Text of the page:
Don't Have A Green Thumb, Nor Do I Have Many Gardening Tips

True gardeners, it seems to me, aren't interested in "tips." They know that tips will usually fail them in the end because their own garden, its soil, its microclimate, its exposure, will exert an influence that no other person can guess at without first-hand experience.

Gardeners realize that a "green thumb" comes from deep knowledge and experience, and that "tips," for the most part, are quick explanations of routine mechanics.

A tip about pruning rhododendrons can tell you when to cut, but not necessarily the aesthetic aspects of what to cut. However, a gardener who truly understands his rhododendron and its needs can intuit when, and how much, pruning should take place.

Gardeners, in my opinion, simply want to know everything about plants. They want to know where they grow, how they look, what conditions they prefer. By inspecting a well-grown specimen, a gardener might deduce whether he would have similar success on his own property.

Gardening is a passion, a pursuit, a discipline, the same as throwing pottery or automobile mechanics. There are no magical thumbs involved, just hard work.

And for those who insist, here's the universal gardening tip: Dig a hole. Place plant in hole. Cover the roots with earth. Enjoy.

The Hartford Courant, Conn., Peter Sleight column

Let us now, in the cold light of a leafless December, look at two gardening terms I've come to loathe.

"Green thumb" and "gardening tips."

Like so many convenient labels, "green thumb" is inaccurate and cynical, attributing success in the garden coming from hours of trial-and-error experimentation, hard labor and careful research to some sort of genetic engineering.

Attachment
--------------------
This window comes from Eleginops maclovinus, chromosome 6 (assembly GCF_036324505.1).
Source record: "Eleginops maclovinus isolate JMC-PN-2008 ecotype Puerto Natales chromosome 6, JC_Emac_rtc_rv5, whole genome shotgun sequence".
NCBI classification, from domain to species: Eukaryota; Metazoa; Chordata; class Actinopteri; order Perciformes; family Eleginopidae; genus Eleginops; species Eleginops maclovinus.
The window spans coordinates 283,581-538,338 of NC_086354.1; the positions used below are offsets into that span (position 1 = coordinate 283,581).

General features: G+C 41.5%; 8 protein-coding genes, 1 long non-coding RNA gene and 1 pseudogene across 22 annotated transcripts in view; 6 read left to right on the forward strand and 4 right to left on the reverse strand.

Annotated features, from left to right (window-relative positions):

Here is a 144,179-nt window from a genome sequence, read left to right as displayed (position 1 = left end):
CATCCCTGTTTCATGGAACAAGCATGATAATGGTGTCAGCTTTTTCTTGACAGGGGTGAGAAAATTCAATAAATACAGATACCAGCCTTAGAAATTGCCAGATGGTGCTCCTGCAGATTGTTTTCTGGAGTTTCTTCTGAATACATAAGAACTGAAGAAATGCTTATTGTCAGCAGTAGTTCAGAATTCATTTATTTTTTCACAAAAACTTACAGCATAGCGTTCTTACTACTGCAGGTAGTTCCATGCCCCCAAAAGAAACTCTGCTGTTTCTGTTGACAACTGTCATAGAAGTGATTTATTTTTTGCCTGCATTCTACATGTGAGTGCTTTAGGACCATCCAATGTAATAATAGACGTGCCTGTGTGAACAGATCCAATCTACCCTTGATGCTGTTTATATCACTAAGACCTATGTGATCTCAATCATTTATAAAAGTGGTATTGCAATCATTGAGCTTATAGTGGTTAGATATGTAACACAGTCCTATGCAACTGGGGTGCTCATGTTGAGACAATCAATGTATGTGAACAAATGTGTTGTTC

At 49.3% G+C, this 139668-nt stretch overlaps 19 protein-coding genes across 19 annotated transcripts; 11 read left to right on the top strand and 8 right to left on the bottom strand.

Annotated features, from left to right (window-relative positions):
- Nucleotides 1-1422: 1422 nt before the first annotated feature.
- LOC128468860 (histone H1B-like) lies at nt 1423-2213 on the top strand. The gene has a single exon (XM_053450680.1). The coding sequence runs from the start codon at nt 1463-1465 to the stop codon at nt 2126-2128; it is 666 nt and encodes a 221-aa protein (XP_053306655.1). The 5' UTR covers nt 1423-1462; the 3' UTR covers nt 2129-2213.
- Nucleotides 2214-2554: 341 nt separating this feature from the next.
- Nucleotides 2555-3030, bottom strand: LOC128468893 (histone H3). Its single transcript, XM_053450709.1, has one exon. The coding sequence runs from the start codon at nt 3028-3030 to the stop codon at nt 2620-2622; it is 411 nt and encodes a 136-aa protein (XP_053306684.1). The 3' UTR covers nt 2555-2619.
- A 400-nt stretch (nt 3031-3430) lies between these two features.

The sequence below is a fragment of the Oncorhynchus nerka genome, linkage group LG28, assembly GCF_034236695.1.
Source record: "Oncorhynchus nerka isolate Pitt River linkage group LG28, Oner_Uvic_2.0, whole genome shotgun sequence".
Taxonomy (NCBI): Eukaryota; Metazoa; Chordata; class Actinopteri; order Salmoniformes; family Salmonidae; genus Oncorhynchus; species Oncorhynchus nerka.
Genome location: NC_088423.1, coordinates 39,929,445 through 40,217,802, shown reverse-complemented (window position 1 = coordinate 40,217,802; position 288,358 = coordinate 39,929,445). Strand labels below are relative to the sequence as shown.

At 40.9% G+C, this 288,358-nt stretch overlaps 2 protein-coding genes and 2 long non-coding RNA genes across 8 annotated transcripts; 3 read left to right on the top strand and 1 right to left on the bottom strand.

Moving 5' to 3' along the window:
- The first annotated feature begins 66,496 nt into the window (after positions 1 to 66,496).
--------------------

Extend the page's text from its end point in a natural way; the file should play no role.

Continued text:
"Have you seen her garden?" the onlooker asks. "She has a green thumb, for sure."

In reality, anyone can have a green thumb, providing they put in enough work. The orchid-grower will spend hundreds of hours moving plants from window to window looking for ideal light conditions. He'll spend hundreds of hours more on pebble trays, humidifiers, misters and fertilizer. In the end, admirers gaze on the banks of arching phalaenopsis and oncidium and exclaim, "He has a green thumb, for sure."

The same for the gardener who's outside four hours every day, digging, weeding, mulching, dead-heading, pruning, moving plants around to suit her artistic vision -- hundreds of hours of labor -- "My, she sure has a green thumb, doesn't she?"

That's like saying Warren Buffett has a knack for numbers.

It seems, too, as if the same people who attribute gardening success to a "green thumb" are also the ones who are always asking for "gardening tips."

Why do people think years of work and study can be distilled into "tips," as if collecting a few will suddenly give rise to a "green thumb"?

You ask for a "tip" on a horse race thinking that the handicapper has an uncanny ability to name the winner (hours spent with the Daily Racing Form notwithstanding). Yet much of the time the horse doesn't win because variables -- the skill of the jockey, the condition of the track, the late start out of the box -- come into play.

The same's true in gardening.

"I'd like to plant a daphne," a friend says. You suggest partial sun, moist but well-drained soil, and a location out of the wind. Yet the daphne dies. An investigation shows that the partial sun consisted of four hours of direct afternoon glare, the soil was boggy, and while the location was sheltered, it faced directly north. Your "tips" were followed, but the variables intervened.

Calendar offers gardening tips, gives to education